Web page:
Katlyn Armstrong leads new program development at The School for Field Studies (SFS), a study abroad provider whose programs combine hands-on, interdisciplinary environmental studies with scientific research to propose sustainable solutions to critical environmental problems. Over the past 7 years she has served a variety of roles in both the academic and administrative aspects of the organization, spending the last two focused on new program development.
Katlyn has worked in the field of International Education since 2001. Previous to SFS, Katlyn spent three years at the Council on International Educational Exchange working with the Work & Travel Program. She began her interest in International Educational Exchange in high school when she participated in an exchange to Alicante, Spain. In college, Katlyn spent her junior year abroad in Seville, Spain studying Spanish language, literature, and culture. She returned to the U.S. and began working in the International Programs Office at The University of Massachusetts.
Katlyn holds an MA in Intercultural Relations from Lesley University and a BA in Spanish from the University of Massachusetts – Amherst.
Mandy Reinig (St. Mary’s College of Maryland): What’s on your calendar for today?
Katlyn Osgood Armstrong: My days are really different. Right now I am mainly focused on new program development. Today I have been working on the budget for our new program in Bhutan, which begins this fall, as well as interviewing candidates for the director and faculty positions. It’s really nice; we are starting to see a lot of SFS alumni applying for these positions.
Mandy: Where do you like to travel for fun?
Katlyn: I travel to relax and unwind and to experience a new culture. One of the countries I found surprising, where I was able to combine these two interests, was Cambodia. It is very rich culturally, historically, and environmentally and I think I was expecting it to be a much busier place. I look forward to my next opportunity to return.
Mandy: How many countries have you been to?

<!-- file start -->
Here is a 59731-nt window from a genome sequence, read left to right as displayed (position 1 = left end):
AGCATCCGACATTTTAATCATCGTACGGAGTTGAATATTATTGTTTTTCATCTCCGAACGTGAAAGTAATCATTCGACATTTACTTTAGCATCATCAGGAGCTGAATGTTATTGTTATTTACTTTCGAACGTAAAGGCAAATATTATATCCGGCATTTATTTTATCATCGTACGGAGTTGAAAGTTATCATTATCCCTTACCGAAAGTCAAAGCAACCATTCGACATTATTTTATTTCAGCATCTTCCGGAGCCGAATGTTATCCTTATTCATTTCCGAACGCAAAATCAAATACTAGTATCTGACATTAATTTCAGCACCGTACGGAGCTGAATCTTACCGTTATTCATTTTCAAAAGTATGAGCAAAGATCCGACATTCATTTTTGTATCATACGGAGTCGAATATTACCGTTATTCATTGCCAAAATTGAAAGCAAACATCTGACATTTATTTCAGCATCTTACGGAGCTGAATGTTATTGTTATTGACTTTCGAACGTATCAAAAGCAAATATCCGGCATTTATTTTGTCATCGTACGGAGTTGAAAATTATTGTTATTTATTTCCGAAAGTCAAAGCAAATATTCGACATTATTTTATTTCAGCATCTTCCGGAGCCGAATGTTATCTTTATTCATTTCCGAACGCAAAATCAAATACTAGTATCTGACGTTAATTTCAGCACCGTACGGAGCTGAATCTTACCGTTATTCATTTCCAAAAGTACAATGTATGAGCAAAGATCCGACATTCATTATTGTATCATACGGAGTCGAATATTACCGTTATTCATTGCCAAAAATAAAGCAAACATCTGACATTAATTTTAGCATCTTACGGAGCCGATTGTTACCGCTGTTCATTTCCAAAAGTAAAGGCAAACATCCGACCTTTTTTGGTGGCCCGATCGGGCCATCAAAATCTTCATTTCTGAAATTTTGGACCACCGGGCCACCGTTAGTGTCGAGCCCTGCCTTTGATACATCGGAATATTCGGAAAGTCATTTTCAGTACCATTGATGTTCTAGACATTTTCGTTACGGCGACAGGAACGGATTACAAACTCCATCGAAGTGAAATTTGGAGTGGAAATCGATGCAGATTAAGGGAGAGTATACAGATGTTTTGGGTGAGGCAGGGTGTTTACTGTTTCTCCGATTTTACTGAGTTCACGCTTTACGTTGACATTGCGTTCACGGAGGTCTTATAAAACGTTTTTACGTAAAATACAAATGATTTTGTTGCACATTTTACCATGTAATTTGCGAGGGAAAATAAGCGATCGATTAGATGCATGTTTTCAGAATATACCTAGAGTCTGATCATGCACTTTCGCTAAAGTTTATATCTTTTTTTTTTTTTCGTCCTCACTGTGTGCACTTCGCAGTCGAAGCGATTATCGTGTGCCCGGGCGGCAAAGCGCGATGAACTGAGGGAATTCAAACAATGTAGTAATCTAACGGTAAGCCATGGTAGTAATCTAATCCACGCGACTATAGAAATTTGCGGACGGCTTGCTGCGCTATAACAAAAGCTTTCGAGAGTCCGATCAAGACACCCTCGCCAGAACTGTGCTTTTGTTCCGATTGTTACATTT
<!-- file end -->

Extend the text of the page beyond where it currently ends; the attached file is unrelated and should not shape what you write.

Katlyn: About 30.
Mandy: Describe a “pivotal career moment” when you knew you were ready to move from managing education abroad programs to leading a broader internationalization strategy.
Katlyn: There was no real pivotal moment, but over the years, as I gained higher level experience and learned more about the field of international education…when I felt that I could begin to make a positive contribution, I became more involved. After gaining experience in several departments during my time here at SFS, I was asked to lead new program development by SFS President Jim Cramer. This new role draws on all of my past experiences in education abroad, as well as my long knowledge of SFS. As you can imagine, developing new programs is a team effort. I enjoy working closely with all of the different departments at SFS to establish these new programs.
Mandy: What are a few skills you find are necessary to your role as an SIO/Senior EA Professional?
Katlyn: In my current role I often work closely with international partners and represent the many disciplines at SFS. One must learn to navigate cultural differences with a soft touch. “Doing business” within these cultural differences is a skill that you must be continually honed and is never quite perfected. So essential to my success (and sanity) is flexibility, the ability to deal with ambiguity, teamwork and not fearing of change (especially sudden change). As you know, SFS programs run at remote field stations in developing countries, not in cities. Power goes out, the internet may become unreliable, roads may take longer to get cleared after storms. We work together as s an entire staff, to adapt to these sometimes sudden challenges, to ensure the quality of the academic programs, the safety of our students, staff and faculty, as well as having timely communication with our sending institutions.
Mandy: What do you like most about your role as a SIO/Senior EA Professional?
Katlyn: The dynamic nature of the job. Every day is different. It is also immensely satisfying seeing students respond to a program that the team has just spent two years developing. Hearing the impact it’s had on them and their future aspirations is rewarding.
Also, in creating a program, my colleagues and I have the opportunity to travel, meet people in different areas of government, education, cultural preservation, and environmental research. The process of creating a rich program for students can afford my colleagues and myself, an equally rich experience as we develop it.